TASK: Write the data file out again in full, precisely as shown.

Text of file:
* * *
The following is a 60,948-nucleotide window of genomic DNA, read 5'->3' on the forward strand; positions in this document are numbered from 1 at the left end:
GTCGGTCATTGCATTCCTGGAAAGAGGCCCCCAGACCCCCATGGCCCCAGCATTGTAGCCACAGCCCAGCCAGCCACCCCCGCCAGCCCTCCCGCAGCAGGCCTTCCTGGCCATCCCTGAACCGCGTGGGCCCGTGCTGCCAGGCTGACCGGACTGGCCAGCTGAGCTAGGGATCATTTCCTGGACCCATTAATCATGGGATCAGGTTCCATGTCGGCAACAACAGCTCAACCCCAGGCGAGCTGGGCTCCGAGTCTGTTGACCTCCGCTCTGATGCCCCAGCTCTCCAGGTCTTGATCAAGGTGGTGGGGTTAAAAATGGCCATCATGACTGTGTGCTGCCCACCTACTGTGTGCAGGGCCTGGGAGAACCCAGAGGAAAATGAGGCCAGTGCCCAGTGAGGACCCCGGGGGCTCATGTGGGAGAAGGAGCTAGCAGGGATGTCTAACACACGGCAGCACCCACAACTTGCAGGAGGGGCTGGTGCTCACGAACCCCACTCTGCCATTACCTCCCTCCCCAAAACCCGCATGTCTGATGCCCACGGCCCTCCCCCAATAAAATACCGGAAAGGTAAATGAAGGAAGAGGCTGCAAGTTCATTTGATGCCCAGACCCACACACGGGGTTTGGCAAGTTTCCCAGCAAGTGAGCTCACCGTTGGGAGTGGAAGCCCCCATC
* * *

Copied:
The following is a 60,948-nucleotide window of genomic DNA, read 5'->3' on the forward strand; positions in this document are numbered from 1 at the left end:
GTCGGTCATTGCATTCCTGGAAAGAGGCCCCCAGACCCCCATGGCCCCAGCATTGTAGCCACAGCCCAGCCAGCCACCCCCGCCAGCCCTCCCGCAGCAGGCCTTCCTGGCCATCCCTGAACCGCGTGGGCCCGTGCTGCCAGGCTGACCGGACTGGCCAGCTGAGCTAGGGATCATTTCCTGGACCCATTAATCATGGGATCAGGTTCCATGTCGGCAACAACAGCTCAACCCCAGGCGAGCTGGGCTCCGAGTCTGTTGACCTCCGCTCTGATGCCCCAGCTCTCCAGGTCTTGATCAAGGTGGTGGGGTTAAAAATGGCCATCATGACTGTGTGCTGCCCACCTACTGTGTGCAGGGCCTGGGAGAACCCAGAGGAAAATGAGGCCAGTGCCCAGTGAGGACCCCGGGGGCTCATGTGGGAGAAGGAGCTAGCAGGGATGTCTAACACACGGCAGCACCCACAACTTGCAGGAGGGGCTGGTGCTCACGAACCCCACTCTGCCATTACCTCCCTCCCCAAAACCCGCATGTCTGATGCCCACGGCCCTCCCCCAATAAAATACCGGAAAGGTAAATGAAGGAAGAGGCTGCAAGTTCATTTGATGCCCAGACCCACACACGGGGTTTGGCAAGTTTCCCAGCAAGTGAGCTCACCGTTGGGAGTGGAAGCCCCCATC